‘The market is very sensitive to pricing and potential buyers are very well tuned in to whether a property is overpriced or not. Where property is competitively priced to reflect market conditions there is no issue getting these to sale agreed, however we’ve noticed that a slightly over priced property is struggling to get viewings.
‘Builders are still saying it’s not viable to build new houses in any great quantity. IPAV have long been calling for a drop in the VAT rate which will initiate an increased supply of much needed housing.’
Hodnett Forde, Clonakilty
‘The year 2018 has seen impressive growth across all sectors with a continued focus on the residential housing market in particular.
‘However, the noticeable increase in demand year on year for good quality family homes throughout West Cork outlines the need for further development at realistic prices.
‘The difficult weather conditions earlier this year hasn’t dampened demand for agricultural land acquisitions and the last six months of 2018 have more than made up for a quiet start to the year.
‘Overall it has been a positive year with increasing numbers of Irish overseas expats returning home supporting the growing confidence in the West Cork property market.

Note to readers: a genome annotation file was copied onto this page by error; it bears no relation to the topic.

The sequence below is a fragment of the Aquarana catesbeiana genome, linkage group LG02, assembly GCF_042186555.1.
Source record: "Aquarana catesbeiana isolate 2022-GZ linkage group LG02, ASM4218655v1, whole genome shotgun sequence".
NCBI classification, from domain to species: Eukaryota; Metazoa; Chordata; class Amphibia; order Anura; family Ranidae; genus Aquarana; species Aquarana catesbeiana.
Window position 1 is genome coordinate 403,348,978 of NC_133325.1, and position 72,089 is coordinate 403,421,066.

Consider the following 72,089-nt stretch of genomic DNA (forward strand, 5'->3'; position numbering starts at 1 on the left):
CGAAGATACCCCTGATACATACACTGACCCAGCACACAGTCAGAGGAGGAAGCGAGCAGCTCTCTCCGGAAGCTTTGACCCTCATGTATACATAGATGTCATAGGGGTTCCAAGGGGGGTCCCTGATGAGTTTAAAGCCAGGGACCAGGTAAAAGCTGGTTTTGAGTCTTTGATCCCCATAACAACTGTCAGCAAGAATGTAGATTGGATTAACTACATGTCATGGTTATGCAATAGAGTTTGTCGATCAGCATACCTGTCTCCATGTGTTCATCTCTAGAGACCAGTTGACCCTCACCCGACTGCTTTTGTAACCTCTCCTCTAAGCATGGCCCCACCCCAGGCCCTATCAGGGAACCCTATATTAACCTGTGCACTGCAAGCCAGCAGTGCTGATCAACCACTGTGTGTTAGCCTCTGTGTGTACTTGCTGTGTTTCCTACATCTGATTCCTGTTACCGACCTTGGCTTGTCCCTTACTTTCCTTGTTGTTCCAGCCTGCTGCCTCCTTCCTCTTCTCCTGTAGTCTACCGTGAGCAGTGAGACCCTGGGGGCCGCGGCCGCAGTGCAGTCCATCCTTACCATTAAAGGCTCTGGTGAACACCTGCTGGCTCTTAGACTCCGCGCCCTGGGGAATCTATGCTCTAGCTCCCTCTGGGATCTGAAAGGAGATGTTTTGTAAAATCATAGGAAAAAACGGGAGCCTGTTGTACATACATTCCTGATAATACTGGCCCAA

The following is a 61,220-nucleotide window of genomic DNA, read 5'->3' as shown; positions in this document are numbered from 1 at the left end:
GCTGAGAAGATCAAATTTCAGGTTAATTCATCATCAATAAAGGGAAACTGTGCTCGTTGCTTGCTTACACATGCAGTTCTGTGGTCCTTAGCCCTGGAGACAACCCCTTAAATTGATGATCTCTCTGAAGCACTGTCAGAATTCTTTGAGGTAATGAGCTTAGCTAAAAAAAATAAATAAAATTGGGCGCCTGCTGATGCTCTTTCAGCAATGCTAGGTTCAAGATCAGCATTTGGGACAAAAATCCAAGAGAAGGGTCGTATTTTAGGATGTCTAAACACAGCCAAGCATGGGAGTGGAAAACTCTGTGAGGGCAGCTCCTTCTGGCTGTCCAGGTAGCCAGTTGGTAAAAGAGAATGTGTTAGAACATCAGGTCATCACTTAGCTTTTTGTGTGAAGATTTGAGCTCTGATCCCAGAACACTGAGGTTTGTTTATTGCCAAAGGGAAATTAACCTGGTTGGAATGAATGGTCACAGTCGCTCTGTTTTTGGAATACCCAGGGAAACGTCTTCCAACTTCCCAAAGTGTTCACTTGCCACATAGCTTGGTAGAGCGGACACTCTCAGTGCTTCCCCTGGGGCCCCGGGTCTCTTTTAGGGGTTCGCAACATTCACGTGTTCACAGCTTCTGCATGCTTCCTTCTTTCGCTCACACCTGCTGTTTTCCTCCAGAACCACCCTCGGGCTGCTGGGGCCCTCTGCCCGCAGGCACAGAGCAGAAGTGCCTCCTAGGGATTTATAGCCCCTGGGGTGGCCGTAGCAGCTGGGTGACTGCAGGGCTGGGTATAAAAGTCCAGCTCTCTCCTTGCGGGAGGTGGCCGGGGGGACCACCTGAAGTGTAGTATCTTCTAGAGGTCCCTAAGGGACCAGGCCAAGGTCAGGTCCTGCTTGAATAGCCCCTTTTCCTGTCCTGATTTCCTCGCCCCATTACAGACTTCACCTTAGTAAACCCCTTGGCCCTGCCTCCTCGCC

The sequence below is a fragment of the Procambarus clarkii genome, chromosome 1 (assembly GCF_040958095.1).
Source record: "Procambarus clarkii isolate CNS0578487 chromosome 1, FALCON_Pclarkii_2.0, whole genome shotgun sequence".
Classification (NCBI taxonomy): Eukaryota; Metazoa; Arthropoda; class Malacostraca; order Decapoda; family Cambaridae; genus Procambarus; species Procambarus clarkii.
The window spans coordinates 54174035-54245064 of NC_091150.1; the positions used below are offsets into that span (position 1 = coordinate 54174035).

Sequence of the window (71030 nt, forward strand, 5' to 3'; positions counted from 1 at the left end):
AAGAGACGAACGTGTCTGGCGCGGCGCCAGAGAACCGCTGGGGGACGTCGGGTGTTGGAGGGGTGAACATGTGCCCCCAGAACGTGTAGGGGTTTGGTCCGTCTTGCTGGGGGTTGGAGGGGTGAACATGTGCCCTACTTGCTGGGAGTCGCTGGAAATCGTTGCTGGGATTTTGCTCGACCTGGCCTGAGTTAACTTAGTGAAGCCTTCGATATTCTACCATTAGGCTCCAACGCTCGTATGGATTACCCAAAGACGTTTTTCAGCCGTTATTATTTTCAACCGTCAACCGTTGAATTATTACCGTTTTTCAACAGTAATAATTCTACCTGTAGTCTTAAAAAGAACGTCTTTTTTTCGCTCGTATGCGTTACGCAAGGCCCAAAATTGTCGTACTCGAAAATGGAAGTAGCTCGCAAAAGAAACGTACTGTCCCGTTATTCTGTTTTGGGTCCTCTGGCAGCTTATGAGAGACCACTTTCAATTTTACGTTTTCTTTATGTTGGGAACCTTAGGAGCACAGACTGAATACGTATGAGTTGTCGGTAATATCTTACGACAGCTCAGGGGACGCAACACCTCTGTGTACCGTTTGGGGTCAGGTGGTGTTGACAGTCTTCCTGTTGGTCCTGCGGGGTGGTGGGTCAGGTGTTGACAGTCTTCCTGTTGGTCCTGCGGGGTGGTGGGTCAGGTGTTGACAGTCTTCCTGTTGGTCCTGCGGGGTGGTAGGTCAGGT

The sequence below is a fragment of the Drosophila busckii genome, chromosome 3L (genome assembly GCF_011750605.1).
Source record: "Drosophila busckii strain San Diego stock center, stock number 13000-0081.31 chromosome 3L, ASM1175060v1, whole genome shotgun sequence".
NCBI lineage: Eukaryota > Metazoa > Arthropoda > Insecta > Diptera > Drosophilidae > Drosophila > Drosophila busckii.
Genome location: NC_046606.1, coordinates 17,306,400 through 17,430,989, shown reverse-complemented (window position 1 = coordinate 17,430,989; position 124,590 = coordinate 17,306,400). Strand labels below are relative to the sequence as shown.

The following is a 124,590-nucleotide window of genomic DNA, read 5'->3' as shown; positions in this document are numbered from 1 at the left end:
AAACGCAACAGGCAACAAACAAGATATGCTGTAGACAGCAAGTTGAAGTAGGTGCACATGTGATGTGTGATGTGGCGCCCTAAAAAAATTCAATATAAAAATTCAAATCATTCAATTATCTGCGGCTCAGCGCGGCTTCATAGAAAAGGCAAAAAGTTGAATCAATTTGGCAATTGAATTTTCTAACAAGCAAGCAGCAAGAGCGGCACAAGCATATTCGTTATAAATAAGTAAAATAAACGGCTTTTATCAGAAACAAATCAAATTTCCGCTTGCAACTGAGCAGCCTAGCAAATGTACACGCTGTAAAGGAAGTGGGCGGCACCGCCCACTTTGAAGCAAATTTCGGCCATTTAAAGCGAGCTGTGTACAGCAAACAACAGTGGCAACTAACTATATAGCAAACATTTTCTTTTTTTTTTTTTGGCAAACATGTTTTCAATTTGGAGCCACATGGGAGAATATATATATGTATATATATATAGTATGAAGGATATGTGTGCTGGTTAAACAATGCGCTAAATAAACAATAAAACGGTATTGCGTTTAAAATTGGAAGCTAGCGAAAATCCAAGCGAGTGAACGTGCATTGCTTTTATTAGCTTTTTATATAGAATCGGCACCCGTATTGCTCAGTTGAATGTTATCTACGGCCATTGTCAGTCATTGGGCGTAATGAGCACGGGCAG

‘Notable sales included a house on Inchydoney Road in Clonakilty earlier this year for €630,000 to a West Cork family returning from the Middle East as well as a coastal house in Dunmore, Ardfield for €595,000.’
Henry O’Leary, Clonakilty
‘The most spectacular property we sold this year must be the 44 acres at Black Head, Old Head, Kinsale which sold at a respectable €16,000 per acre (€700,000) as agricultural land because it was non-residential. An old farmhouse would easily have taken it over a million euro because planning permission is virtually impossible in a setting this spectacular.
‘In general 2018 was a solid year with some good results. However, very noticeable this year was the fact that all the i’s had to be dotted and t’s crossed when it came to paperwork. Any property that had work done which was not exempt had the sale held up until planning retention was granted. Going to the market it is important to establish that all your paperwork is in order. A retention application does not need to slow down going to the market as it can run alongside the selling process, but if the problem is discovered late but you could lose a buyer who is not prepared to wait.